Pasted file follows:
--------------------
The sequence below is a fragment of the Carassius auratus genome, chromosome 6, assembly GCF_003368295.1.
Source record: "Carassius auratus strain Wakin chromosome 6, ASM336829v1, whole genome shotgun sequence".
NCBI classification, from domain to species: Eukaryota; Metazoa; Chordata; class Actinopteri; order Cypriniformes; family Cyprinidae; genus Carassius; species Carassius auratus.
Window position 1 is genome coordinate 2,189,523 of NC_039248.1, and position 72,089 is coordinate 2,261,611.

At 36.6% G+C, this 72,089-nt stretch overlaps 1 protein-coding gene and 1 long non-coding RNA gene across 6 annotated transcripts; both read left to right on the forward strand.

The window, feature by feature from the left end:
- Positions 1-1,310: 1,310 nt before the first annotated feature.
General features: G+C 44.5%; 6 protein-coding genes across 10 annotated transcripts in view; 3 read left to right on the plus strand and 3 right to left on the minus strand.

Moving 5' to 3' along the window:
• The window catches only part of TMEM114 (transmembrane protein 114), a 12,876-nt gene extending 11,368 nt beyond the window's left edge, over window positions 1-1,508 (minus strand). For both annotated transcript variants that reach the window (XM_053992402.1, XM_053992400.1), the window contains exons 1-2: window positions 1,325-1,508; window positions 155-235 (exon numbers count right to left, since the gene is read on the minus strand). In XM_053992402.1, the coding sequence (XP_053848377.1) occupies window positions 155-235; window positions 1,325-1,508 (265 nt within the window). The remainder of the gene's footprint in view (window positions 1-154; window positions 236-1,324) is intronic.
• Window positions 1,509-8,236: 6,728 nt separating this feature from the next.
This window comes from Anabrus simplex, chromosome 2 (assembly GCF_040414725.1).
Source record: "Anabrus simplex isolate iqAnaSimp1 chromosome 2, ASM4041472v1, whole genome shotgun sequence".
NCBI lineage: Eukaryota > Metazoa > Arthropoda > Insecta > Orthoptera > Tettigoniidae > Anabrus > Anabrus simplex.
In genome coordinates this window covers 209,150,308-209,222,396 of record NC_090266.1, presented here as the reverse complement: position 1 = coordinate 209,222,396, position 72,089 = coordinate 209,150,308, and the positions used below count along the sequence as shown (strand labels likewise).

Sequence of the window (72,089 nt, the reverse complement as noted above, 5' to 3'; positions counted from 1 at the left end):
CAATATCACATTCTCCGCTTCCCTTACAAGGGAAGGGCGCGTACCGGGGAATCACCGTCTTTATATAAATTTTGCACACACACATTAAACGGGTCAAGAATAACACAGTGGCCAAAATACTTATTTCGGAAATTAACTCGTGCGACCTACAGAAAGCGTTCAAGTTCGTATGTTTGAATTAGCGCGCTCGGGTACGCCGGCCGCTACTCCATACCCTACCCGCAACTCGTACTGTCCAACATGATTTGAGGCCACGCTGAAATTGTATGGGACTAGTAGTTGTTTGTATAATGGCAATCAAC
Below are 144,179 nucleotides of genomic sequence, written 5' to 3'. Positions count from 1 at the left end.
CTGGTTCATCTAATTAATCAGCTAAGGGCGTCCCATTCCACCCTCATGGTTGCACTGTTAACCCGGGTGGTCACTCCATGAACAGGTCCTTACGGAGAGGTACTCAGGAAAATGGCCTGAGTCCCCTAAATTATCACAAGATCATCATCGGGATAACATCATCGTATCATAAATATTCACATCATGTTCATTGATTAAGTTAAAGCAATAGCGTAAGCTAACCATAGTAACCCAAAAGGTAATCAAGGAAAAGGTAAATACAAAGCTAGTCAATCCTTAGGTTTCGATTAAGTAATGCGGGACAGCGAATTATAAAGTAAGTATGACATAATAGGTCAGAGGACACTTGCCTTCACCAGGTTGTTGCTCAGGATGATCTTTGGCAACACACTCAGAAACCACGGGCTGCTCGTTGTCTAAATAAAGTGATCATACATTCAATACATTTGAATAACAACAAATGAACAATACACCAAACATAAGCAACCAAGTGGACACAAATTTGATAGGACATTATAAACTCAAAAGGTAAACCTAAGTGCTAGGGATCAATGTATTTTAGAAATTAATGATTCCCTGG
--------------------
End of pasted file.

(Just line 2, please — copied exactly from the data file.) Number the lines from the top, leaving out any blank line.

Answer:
Source record: "Carassius auratus strain Wakin chromosome 6, ASM336829v1, whole genome shotgun sequence".